As I say, such a phenomenon is certainly unusual in a modern European context, although some may wish to point to parallels with what happened in Japan in the early 1990s, and the subsequent "lost decade". I wouldn't go so far at this point as to suggest that Spain is facing a lost decade, although the situation is very very serious (as I hope to show in the charts that follow), and at the very least Spain now faces several "lost years" and a massive macroeconomic structural adjustment.


Has Artemio Cruz Suddenly Reappeared in Spain? - June 28 2008

The Mexican writer Carlos Fuentes once wrote a novel entitled "The Death of Artemio Cruz". The novel begins with an elderly Artemio who suddenly finds himself awake and lying on his deathbed, gripped by repeated spasms of excruciating pain, and terrified even to open his eyes for fear of what it is he might get to see if he does. After years of debauchery and loose living (shade's of Oscar Wilde's Dorian Gray here) the thing which seems to frighten him the most is the possibility he might get to take a look at himself in a mirror.Of course, there are comparisons and comparisons here. Spain's economy is far from moribund, nor is it in its death throes. But Spaniards are suffering, and the process of adjustment is painful, and the attitude of the country's leader - José Luis Rodriguez Zapatero - does somewhat resemble the case of Artemio Cruz in that he appears, at least from the outside, to be totally obsessed with looking at anything that isn't an actual reflection of the actual state of the Spanish economy.And of course it's easy to criticise here, since the problems Zapatero is reluctant to look too closely at are serious ones, and worse still, it isn't at all clear that anyone really knows what to do about them at this point.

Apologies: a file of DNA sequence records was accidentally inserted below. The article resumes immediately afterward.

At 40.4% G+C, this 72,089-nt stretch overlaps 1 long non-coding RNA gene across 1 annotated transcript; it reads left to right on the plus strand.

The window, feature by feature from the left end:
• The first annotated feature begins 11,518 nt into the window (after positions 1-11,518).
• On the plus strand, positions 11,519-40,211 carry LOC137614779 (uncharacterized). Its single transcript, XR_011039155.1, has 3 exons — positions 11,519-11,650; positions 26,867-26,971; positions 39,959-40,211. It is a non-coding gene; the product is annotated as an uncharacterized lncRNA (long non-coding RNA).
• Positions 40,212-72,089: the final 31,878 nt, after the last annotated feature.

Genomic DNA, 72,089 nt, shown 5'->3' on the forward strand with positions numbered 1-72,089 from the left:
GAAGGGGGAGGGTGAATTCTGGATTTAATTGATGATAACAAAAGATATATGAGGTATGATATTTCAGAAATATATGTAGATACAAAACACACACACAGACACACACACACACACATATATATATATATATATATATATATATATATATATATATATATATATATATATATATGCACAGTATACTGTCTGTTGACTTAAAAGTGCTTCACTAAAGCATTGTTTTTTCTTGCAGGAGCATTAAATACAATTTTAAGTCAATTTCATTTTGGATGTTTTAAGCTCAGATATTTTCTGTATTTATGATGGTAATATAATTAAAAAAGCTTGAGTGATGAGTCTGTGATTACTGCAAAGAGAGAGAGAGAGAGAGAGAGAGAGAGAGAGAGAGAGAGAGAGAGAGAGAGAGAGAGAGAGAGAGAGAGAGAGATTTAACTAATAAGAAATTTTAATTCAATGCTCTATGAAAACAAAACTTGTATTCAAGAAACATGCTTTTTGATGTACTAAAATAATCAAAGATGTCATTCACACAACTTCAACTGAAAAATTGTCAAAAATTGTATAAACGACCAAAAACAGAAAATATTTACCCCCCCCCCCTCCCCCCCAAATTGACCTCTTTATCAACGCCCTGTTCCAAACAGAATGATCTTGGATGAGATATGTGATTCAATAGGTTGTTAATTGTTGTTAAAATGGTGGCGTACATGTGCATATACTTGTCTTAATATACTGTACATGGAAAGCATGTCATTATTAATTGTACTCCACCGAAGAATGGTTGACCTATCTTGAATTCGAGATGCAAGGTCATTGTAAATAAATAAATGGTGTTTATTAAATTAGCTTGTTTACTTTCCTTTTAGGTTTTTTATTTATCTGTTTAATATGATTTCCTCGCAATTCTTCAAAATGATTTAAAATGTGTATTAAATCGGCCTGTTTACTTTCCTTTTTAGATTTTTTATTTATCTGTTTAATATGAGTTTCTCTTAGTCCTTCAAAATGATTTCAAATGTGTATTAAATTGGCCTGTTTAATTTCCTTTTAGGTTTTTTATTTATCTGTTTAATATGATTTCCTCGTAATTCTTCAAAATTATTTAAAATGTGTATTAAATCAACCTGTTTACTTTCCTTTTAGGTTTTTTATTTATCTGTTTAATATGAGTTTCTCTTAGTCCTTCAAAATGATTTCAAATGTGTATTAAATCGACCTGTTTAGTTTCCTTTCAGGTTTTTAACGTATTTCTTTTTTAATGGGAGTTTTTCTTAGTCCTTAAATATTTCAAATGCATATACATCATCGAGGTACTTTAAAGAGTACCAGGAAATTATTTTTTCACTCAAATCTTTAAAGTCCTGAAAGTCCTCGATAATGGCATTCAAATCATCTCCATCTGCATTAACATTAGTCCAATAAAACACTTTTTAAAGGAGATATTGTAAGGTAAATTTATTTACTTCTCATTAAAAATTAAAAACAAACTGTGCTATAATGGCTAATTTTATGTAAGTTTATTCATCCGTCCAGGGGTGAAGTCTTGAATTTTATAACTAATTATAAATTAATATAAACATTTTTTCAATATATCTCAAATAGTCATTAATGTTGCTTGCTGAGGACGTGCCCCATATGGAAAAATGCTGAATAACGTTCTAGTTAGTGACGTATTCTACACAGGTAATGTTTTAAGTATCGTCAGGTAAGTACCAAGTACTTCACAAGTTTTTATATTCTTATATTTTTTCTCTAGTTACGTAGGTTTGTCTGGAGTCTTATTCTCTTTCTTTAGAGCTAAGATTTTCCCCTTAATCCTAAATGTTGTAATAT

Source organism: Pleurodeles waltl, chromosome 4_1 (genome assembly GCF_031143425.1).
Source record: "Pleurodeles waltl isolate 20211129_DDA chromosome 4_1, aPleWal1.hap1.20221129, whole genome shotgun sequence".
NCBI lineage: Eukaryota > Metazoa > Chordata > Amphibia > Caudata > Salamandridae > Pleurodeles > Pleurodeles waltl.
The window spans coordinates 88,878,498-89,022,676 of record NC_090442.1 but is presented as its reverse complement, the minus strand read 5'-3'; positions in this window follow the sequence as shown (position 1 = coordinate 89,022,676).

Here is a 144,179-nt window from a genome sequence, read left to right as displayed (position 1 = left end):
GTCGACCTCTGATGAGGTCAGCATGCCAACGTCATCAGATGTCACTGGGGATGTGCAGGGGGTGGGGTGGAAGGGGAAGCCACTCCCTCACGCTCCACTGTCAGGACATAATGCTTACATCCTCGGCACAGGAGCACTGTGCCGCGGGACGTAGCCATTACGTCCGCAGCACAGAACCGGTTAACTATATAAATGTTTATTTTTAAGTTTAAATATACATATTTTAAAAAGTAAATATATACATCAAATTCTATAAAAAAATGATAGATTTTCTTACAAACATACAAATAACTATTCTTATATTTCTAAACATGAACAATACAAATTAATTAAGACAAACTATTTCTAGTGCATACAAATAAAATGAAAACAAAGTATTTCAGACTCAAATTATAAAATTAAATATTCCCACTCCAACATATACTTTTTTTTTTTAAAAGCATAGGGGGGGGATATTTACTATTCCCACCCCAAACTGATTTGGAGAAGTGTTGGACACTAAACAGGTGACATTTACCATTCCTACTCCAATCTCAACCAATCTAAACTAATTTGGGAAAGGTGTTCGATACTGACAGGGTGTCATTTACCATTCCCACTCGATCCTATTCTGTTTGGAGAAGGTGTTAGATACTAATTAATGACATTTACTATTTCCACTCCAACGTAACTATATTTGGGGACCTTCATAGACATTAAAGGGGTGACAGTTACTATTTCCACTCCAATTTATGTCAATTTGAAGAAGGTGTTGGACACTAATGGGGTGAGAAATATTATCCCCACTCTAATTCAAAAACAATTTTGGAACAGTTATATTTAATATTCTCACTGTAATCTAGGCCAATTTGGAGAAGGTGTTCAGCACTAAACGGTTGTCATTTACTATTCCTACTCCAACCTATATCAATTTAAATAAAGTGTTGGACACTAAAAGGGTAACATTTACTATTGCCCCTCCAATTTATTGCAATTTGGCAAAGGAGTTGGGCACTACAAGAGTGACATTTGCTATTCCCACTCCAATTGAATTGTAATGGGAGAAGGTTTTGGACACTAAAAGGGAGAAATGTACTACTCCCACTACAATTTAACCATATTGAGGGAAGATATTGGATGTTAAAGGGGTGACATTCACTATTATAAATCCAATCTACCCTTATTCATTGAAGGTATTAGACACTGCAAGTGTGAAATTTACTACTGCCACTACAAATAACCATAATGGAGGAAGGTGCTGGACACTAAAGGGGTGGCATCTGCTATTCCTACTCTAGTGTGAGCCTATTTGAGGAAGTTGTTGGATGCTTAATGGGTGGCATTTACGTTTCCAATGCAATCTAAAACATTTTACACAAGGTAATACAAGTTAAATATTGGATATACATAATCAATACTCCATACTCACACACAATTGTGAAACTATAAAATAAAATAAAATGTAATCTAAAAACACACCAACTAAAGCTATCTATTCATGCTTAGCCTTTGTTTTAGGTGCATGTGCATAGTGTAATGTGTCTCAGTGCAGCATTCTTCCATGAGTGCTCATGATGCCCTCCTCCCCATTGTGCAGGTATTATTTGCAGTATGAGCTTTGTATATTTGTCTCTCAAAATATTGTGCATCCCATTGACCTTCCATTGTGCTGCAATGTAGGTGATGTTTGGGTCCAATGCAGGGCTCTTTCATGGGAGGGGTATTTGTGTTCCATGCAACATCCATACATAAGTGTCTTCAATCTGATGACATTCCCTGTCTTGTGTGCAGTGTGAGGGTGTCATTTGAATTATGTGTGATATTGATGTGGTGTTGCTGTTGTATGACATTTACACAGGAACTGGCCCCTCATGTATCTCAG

What Is The Risk Of A Serious Melt-Down In The Spanish Economy? - July 18 2008

Now the recession in Spain is, I think, more or less most certainly already served. The Spanish press were talking earlier in the week about a quarter on quarter contraction of 0.3% in Q2, and it is hard to see any acceleration of the economy in Q3. Pedro Solbes, when questioned explicitly by Punto Radio on the possibility that whole year growth for 2008 could turn negative replied diplomatically "It's not my feeling at the moment", which means basically that it might well turn out to be the case.

If this expectation if fulfilled then Paribas may have to revise their latest forecast slightly (see above link) since - in what is really an excellent general analysis - they pencil-in the recession to start in Q3 2008 and then move on to anticipate a contraction in the Spanish economy of 0.75% in 2009 (although as they freely admit all the risks here are skewed to the downside). My own personal call at this point is that the recession may well have started in Q2 (we will soon know) and that the contraction in whole year 2009 will be over 1 percentage point. Further than that I am not willing to go at this stage, since it all depends, and in particular it depends on whether or not we get a nasty "event" or series of events which send the economy hurtling out of the "hard landing" bracket and into the "melt down" one. It is because I strongly believe we be should doing everything we possibly can to avoid that eventuality that (and not continue to languish under our blankets with a heavy dose of the Artemio Cruz syndrome) that I am writing this post now.